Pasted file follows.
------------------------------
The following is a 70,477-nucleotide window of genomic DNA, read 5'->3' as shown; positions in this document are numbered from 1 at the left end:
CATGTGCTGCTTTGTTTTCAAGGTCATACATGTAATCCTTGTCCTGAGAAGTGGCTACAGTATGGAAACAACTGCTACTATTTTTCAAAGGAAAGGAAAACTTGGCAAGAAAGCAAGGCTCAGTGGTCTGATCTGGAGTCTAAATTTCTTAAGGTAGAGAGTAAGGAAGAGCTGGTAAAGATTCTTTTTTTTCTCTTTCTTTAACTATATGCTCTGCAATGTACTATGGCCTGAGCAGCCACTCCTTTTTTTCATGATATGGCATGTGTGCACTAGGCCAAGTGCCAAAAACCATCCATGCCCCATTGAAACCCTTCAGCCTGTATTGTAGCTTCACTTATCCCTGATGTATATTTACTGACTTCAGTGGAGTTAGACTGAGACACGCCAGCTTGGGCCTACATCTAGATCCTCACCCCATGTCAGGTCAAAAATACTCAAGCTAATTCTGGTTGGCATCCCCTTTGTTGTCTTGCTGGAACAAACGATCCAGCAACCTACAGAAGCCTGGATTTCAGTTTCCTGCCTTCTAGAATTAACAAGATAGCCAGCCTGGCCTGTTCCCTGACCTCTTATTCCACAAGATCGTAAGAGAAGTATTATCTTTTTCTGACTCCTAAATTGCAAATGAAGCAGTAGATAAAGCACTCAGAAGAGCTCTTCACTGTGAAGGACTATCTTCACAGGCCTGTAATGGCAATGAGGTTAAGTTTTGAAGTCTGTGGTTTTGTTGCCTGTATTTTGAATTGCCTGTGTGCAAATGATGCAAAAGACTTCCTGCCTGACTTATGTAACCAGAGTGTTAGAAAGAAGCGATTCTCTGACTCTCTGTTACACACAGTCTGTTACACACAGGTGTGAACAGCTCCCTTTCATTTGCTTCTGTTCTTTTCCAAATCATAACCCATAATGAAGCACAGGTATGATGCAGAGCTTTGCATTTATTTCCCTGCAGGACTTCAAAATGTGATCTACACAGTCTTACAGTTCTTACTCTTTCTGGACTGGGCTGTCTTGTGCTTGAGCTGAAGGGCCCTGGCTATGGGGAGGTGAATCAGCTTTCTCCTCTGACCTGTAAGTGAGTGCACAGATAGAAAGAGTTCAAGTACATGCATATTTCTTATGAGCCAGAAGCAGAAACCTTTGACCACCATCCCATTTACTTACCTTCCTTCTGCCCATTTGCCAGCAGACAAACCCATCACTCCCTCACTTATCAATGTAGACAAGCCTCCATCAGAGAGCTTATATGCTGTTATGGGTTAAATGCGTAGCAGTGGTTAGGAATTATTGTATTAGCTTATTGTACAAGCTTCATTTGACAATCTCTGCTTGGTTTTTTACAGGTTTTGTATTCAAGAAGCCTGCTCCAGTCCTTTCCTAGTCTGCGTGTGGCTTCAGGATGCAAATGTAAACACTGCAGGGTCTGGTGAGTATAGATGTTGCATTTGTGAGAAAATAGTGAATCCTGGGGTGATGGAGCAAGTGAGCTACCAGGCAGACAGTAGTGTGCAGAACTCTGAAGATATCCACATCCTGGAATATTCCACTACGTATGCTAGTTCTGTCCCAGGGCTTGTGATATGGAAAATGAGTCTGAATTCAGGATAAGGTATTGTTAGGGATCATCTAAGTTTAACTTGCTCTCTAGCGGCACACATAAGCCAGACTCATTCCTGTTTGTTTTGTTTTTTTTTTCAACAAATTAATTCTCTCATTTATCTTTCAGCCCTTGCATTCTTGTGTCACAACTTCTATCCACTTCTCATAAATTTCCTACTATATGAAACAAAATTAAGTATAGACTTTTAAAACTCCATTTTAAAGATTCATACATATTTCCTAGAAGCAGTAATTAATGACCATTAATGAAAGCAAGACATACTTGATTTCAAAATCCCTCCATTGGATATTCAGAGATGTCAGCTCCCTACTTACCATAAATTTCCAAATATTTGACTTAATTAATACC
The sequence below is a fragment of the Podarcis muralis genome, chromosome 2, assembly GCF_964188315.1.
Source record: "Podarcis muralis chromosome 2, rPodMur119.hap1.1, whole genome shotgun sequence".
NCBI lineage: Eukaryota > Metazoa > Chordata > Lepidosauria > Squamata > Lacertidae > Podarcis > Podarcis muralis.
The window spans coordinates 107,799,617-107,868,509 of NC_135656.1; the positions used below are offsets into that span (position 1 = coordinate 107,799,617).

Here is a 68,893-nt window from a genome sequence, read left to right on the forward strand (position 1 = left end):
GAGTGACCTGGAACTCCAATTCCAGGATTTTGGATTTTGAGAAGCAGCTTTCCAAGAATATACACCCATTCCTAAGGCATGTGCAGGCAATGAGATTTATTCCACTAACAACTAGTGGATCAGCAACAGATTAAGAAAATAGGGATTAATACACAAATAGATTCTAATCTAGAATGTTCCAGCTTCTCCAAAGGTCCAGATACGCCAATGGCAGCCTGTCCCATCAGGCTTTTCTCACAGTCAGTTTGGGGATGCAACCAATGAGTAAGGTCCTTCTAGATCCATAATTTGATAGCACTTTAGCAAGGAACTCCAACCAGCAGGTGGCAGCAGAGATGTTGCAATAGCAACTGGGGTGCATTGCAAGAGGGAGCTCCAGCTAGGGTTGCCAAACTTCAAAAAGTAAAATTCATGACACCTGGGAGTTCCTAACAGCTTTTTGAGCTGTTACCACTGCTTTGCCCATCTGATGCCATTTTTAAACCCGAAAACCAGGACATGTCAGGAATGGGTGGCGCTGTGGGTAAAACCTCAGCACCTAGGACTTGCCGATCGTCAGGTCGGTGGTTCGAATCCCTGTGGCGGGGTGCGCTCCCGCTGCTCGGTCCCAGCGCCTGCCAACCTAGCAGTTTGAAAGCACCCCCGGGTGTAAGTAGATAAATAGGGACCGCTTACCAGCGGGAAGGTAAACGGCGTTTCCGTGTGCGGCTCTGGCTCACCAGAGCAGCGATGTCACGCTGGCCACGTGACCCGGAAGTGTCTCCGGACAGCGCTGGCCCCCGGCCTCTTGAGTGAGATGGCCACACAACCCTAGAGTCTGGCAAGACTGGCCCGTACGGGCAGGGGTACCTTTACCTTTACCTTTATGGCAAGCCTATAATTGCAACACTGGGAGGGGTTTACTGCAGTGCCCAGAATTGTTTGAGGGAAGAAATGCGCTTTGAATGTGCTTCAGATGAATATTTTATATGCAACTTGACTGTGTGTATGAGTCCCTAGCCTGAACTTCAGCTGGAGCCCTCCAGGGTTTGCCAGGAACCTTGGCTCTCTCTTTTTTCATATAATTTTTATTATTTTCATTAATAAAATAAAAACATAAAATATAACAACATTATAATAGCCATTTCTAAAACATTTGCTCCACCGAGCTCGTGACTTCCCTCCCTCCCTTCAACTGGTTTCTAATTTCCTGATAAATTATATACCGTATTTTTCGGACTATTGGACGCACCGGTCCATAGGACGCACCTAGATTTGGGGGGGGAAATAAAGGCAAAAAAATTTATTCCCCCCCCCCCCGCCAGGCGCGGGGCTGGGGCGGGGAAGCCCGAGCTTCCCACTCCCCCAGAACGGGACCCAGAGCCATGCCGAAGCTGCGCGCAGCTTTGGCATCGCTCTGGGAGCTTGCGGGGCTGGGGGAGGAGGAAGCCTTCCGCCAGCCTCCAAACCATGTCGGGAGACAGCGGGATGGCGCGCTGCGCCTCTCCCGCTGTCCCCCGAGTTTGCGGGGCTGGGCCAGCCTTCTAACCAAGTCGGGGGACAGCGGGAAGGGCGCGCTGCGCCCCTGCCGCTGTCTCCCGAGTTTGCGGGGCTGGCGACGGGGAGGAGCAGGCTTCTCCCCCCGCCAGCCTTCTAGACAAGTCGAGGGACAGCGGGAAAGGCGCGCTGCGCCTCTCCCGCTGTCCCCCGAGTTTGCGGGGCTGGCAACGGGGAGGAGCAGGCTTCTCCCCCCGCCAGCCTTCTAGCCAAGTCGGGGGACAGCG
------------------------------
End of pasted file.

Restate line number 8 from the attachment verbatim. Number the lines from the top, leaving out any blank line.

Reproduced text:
GAGTGACCTGGAACTCCAATTCCAGGATTTTGGATTTTGAGAAGCAGCTTTCCAAGAATATACACCCATTCCTAAGGCATGTGCAGGCAATGAGATTTATTCCACTAACAACTAGTGGATCAGCAACAGATTAAGAAAATAGGGATTAATACACAAATAGATTCTAATCTAGAATGTTCCAGCTTCTCCAAAGGTCCAGATACGCCAATGGCAGCCTGTCCCATCAGGCTTTTCTCACAGTCAGTTTGGGGATGCAACCAATGAGTAAGGTCCTTCTAGATCCATAATTTGATAGCACTTTAGCAAGGAACTCCAACCAGCAGGTGGCAGCAGAGATGTTGCAATAGCAACTGGGGTGCATTGCAAGAGGGAGCTCCAGCTAGGGTTGCCAAACTTCAAAAAGTAAAATTCATGACACCTGGGAGTTCCTAACAGCTTTTTGAGCTGTTACCACTGCTTTGCCCATCTGATGCCATTTTTAAACCCGAAAACCAGGACATGTCAGGAATGGGTGGCGCTGTGGGTAAAACCTCAGCACCTAGGACTTGCCGATCGTCAGGTCGGTGGTTCGAATCCCTGTGGCGGGGTGCGCTCCCGCTGCTCGGTCCCAGCGCCTGCCAACCTAGCAGTTTGAAAGCACCCCCGGGTGTAAGTAGATAAATAGGGACCGCTTACCAGCGGGAAGGTAAACGGCGTTTCCGTGTGCGGCTCTGGCTCACCAGAGCAGCGATGTCACGCTGGCCACGTGACCCGGAAGTGTCTCCGGACAGCGCTGGCCCCCGGCCTCTTGAGTGAGATGGCCACACAACCCTAGAGTCTGGCAAGACTGGCCCGTACGGGCAGGGGTACCTTTACCTTTACCTTTATGGCAAGCCTATAATTGCAACACTGGGAGGGGTTTACTGCAGTGCCCAGAATTGTTTGAGGGAAGAAATGCGCTTTGAATGTGCTTCAGATGAATATTTTATATGCAACTTGACTGTGTGTATGAGTCCCTAGCCTGAACTTCAGCTGGAGCCCTCCAGGGTTTGCCAGGAACCTTGGCTCTCTCTTTTTTCATATAATTTTTATTATTTTCATTAATAAAATAAAAACATAAAATATAACAACATTATAATAGCCATTTCTAAAACATTTGCTCCACCGAGCTCGTGACTTCCCTCCCTCCCTTCAACTGGTTTCTAATTTCCTGATAAATTATATACCGTATTTTTCGGACTATTGGACGCACCGGTCCATAGGACGCACCTAGATTTGGGGGGGGAAATAAAGGCAAAAAAATTTATTCCCCCCCCCCCCGCCAGGCGCGGGGCTGGGGCGGGGAAGCCCGAGCTTCCCACTCCCCCAGAACGGGACCCAGAGCCATGCCGAAGCTGCGCGCAGCTTTGGCATCGCTCTGGGAGCTTGCGGGGCTGGGGGAGGAGGAAGCCTTCCGCCAGCCTCCAAACCATGTCGGGAGACAGCGGGATGGCGCGCTGCGCCTCTCCCGCTGTCCCCCGAGTTTGCGGGGCTGGGCCAGCCTTCTAACCAAGTCGGGGGACAGCGGGAAGGGCGCGCTGCGCCCCTGCCGCTGTCTCCCGAGTTTGCGGGGCTGGCGACGGGGAGGAGCAGGCTTCTCCCCCCGCCAGCCTTCTAGACAAGTCGAGGGACAGCGGGAAAGGCGCGCTGCGCCTCTCCCGCTGTCCCCCGAGTTTGCGGGGCTGGCAACGGGGAGGAGCAGGCTTCTCCCCCCGCCAGCCTTCTAGCCAAGTCGGGGGACAGCG